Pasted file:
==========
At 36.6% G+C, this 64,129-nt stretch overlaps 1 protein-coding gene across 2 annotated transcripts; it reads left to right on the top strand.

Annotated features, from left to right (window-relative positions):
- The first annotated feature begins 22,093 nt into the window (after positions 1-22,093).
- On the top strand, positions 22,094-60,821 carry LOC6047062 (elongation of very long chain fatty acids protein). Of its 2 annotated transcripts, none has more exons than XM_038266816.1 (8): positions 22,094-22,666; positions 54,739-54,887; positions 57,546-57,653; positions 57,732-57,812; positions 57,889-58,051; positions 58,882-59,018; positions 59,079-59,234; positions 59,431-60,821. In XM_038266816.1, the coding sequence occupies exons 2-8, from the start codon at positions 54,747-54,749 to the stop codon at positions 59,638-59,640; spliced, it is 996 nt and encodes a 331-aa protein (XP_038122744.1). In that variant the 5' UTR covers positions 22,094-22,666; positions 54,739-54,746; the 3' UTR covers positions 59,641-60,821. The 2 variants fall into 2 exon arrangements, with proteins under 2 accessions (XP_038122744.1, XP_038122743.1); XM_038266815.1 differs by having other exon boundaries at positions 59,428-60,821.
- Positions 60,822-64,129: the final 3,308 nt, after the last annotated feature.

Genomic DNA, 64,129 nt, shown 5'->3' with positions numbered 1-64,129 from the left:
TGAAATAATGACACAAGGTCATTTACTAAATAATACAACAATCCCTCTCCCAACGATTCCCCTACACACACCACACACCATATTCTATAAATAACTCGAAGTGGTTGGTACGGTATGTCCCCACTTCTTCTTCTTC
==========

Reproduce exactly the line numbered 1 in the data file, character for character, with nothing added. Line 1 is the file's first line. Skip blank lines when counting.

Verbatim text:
At 36.6% G+C, this 64,129-nt stretch overlaps 1 protein-coding gene across 2 annotated transcripts; it reads left to right on the top strand.